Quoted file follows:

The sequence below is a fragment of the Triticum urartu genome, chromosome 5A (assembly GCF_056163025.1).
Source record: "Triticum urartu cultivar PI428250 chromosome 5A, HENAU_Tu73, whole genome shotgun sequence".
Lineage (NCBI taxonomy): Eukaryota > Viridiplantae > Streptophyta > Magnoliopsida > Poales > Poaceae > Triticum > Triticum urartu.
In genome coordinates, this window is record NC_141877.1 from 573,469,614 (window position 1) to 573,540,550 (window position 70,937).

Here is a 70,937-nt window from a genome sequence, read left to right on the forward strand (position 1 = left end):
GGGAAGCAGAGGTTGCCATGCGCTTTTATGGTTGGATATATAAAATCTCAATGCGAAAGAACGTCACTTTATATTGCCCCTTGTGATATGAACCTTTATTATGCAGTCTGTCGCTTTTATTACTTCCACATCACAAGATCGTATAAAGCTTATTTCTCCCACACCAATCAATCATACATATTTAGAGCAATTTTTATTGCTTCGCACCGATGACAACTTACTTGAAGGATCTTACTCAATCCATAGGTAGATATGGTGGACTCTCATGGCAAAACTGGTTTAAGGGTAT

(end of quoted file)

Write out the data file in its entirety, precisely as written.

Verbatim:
The sequence below is a fragment of the Triticum urartu genome, chromosome 5A (assembly GCF_056163025.1).
Source record: "Triticum urartu cultivar PI428250 chromosome 5A, HENAU_Tu73, whole genome shotgun sequence".
Lineage (NCBI taxonomy): Eukaryota > Viridiplantae > Streptophyta > Magnoliopsida > Poales > Poaceae > Triticum > Triticum urartu.
In genome coordinates, this window is record NC_141877.1 from 573,469,614 (window position 1) to 573,540,550 (window position 70,937).

Here is a 70,937-nt window from a genome sequence, read left to right on the forward strand (position 1 = left end):
GGGAAGCAGAGGTTGCCATGCGCTTTTATGGTTGGATATATAAAATCTCAATGCGAAAGAACGTCACTTTATATTGCCCCTTGTGATATGAACCTTTATTATGCAGTCTGTCGCTTTTATTACTTCCACATCACAAGATCGTATAAAGCTTATTTCTCCCACACCAATCAATCATACATATTTAGAGCAATTTTTATTGCTTCGCACCGATGACAACTTACTTGAAGGATCTTACTCAATCCATAGGTAGATATGGTGGACTCTCATGGCAAAACTGGTTTAAGGGTAT